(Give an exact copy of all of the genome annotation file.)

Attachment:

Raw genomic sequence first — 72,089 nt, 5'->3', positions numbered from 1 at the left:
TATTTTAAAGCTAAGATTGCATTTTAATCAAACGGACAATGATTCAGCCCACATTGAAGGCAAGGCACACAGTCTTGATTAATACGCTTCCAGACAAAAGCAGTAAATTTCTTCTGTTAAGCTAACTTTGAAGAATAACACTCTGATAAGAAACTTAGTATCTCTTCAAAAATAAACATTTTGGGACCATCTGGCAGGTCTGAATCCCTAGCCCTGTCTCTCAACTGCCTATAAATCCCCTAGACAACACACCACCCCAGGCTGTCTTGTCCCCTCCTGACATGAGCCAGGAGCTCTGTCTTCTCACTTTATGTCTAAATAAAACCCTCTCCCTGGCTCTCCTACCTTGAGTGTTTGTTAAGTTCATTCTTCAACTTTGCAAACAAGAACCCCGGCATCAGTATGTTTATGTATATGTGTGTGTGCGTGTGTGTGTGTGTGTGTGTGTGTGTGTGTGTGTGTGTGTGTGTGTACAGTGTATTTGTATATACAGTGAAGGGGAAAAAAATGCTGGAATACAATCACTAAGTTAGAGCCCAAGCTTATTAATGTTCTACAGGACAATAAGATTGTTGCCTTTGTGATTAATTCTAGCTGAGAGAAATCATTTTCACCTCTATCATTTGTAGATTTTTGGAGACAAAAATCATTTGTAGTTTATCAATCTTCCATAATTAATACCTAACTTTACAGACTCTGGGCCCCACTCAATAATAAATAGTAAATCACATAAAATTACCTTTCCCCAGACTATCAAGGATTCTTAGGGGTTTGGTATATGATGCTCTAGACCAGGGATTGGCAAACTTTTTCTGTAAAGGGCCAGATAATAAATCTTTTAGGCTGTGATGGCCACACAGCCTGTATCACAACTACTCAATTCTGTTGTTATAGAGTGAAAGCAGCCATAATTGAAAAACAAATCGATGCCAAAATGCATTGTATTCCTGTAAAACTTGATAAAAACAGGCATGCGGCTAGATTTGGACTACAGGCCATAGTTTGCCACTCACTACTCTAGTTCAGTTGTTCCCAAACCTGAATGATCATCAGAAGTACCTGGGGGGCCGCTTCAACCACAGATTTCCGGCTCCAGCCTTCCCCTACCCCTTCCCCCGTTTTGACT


Raw genomic sequence first — 72,089 nt, 5'->3', positions numbered from 1 at the left:
TATTTTAAAGCTAAGATTGCATTTTAATCAAACGGACAATGATTCAGCCCACATTGAAGGCAAGGCACACAGTCTTGATTAATACGCTTCCAGACAAAAGCAGTAAATTTCTTCTGTTAAGCTAACTTTGAAGAATAACACTCTGATAAGAAACTTAGTATCTCTTCAAAAATAAACATTTTGGGACCATCTGGCAGGTCTGAATCCCTAGCCCTGTCTCTCAACTGCCTATAAATCCCCTAGACAACACACCACCCCAGGCTGTCTTGTCCCCTCCTGACATGAGCCAGGAGCTCTGTCTTCTCACTTTATGTCTAAATAAAACCCTCTCCCTGGCTCTCCTACCTTGAGTGTTTGTTAAGTTCATTCTTCAACTTTGCAAACAAGAACCCCGGCATCAGTATGTTTATGTATATGTGTGTGTGCGTGTGTGTGTGTGTGTGTGTGTGTGTGTGTGTGTGTGTGTGTGTGTACAGTGTATTTGTATATACAGTGAAGGGGAAAAAAATGCTGGAATACAATCACTAAGTTAGAGCCCAAGCTTATTAATGTTCTACAGGACAATAAGATTGTTGCCTTTGTGATTAATTCTAGCTGAGAGAAATCATTTTCACCTCTATCATTTGTAGATTTTTGGAGACAAAAATCATTTGTAGTTTATCAATCTTCCATAATTAATACCTAACTTTACAGACTCTGGGCCCCACTCAATAATAAATAGTAAATCACATAAAATTACCTTTCCCCAGACTATCAAGGATTCTTAGGGGTTTGGTATATGATGCTCTAGACCAGGGATTGGCAAACTTTTTCTGTAAAGGGCCAGATAATAAATCTTTTAGGCTGTGATGGCCACACAGCCTGTATCACAACTACTCAATTCTGTTGTTATAGAGTGAAAGCAGCCATAATTGAAAAACAAATCGATGCCAAAATGCATTGTATTCCTGTAAAACTTGATAAAAACAGGCATGCGGCTAGATTTGGACTACAGGCCATAGTTTGCCACTCACTACTCTAGTTCAGTTGTTCCCAAACCTGAATGATCATCAGAAGTACCTGGGGGGCCGCTTCAACCACAGATTTCCGGCTCCAGCCTTCCCCTACCCCTTCCCCCGTTTTGACT